For
such an avowed unionist as Farage – determined as he is to fight for the Union against
the wishes
of the official pro-union campaign – paying a compliment to the Shinners was
always going to be tough. Sadly, it seems the basis for his praise of their “logical”
nationalist position – withdrawing from both the British and European unions –
is wrong: SF do not believe in withdrawal from the European Union.

Having
been in Ireland since the autumn, one of the strangest things about it is the
real commitment to the European Union by all save the far left. I attended one
slightly surreal Young Fine Gael meeting with the Europe Minister where there
was much earnest discussion about how to maintain support for the union and
stem the rise of nationalism across continent. Just don’t start calling them
European Unionists.

Around,
and around, and around we go…

As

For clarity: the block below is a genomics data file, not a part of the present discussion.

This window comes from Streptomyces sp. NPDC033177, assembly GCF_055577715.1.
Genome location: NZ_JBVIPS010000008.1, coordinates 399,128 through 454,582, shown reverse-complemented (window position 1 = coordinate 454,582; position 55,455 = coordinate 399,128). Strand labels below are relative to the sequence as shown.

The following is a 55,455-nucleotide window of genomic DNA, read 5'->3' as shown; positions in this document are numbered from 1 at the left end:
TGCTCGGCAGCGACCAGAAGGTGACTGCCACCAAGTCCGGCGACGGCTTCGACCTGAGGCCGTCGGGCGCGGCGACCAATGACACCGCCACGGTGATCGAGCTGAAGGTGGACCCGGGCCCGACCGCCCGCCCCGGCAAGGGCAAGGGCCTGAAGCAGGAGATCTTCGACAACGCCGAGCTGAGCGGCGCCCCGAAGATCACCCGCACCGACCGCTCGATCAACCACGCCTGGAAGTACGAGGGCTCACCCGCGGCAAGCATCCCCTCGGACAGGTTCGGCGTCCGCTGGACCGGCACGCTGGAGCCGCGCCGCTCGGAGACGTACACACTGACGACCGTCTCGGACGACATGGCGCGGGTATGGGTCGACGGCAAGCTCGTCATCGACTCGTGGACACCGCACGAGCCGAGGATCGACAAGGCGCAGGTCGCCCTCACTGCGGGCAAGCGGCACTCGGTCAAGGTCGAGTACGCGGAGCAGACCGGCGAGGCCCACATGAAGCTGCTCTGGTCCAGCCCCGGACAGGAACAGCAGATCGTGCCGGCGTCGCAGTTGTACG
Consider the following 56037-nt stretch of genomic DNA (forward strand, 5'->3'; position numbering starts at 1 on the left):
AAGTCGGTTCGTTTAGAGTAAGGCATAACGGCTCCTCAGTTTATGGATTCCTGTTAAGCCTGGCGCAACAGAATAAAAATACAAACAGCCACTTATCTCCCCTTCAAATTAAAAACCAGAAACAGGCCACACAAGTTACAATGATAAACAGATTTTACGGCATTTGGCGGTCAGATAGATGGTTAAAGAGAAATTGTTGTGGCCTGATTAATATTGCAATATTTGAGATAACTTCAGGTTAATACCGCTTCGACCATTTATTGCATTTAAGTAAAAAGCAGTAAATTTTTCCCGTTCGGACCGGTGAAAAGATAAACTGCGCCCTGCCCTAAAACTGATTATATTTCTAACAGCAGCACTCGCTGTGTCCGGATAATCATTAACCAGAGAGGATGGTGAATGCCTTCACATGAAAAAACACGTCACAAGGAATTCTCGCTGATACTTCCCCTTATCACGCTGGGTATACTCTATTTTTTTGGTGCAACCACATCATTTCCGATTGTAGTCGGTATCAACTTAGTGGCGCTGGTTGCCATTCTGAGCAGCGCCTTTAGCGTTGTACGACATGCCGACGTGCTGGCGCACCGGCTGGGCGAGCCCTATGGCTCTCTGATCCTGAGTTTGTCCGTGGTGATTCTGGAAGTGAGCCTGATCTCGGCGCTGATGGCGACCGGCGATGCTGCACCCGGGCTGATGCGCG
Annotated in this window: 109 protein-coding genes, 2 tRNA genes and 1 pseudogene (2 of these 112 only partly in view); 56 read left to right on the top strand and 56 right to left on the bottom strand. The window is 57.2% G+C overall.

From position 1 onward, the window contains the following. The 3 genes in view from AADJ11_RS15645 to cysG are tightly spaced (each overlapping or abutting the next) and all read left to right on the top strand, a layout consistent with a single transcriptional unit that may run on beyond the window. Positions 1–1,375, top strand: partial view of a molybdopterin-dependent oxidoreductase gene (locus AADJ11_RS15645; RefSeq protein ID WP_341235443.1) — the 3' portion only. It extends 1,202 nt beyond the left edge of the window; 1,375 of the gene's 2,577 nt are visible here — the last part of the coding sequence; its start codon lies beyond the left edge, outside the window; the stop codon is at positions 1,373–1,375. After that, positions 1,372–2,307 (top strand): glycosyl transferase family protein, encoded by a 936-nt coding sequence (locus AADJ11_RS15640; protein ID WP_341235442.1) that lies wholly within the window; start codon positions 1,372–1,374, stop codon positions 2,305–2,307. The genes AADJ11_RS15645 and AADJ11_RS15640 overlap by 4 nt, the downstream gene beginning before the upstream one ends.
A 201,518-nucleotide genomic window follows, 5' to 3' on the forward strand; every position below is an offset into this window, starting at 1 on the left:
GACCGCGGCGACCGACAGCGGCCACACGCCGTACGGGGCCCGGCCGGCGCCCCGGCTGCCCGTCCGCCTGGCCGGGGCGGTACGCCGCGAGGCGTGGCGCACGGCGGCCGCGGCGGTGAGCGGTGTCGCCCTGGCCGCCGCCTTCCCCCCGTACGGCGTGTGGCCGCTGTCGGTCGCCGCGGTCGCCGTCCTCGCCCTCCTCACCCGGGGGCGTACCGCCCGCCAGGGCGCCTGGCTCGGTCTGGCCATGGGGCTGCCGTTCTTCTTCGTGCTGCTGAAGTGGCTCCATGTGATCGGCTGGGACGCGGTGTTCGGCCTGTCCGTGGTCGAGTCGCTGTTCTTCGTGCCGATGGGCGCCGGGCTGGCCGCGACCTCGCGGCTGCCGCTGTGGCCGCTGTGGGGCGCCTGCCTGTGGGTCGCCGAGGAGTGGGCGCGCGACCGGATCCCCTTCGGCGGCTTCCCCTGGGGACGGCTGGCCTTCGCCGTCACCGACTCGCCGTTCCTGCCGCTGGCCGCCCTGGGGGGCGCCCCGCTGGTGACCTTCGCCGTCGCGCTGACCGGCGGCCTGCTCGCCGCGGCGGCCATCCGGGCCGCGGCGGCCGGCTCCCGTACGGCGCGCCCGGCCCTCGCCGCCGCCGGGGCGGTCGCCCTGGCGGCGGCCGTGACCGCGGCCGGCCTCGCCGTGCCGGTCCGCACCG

I mentioned in my last column, I spent last week up in Belfast on an archival
placement for my Masters. In addition to getting to see some of the real
treasures in the Orange Order’s archive – including the Paymaster General’s
book recording the pay of the Williamite army in Ireland – I spent most of the
week buried in pamphlets debating Home Rule, which a century ago was the
pre-eminent issue in British politics. Everybody needs a hobby.

Naturally
a lot of this is probably of purely historical interest, so I won’t fill this
article with it. But one of the striking things I noticed was that all the
issues surrounding the various models of devolution, which we have been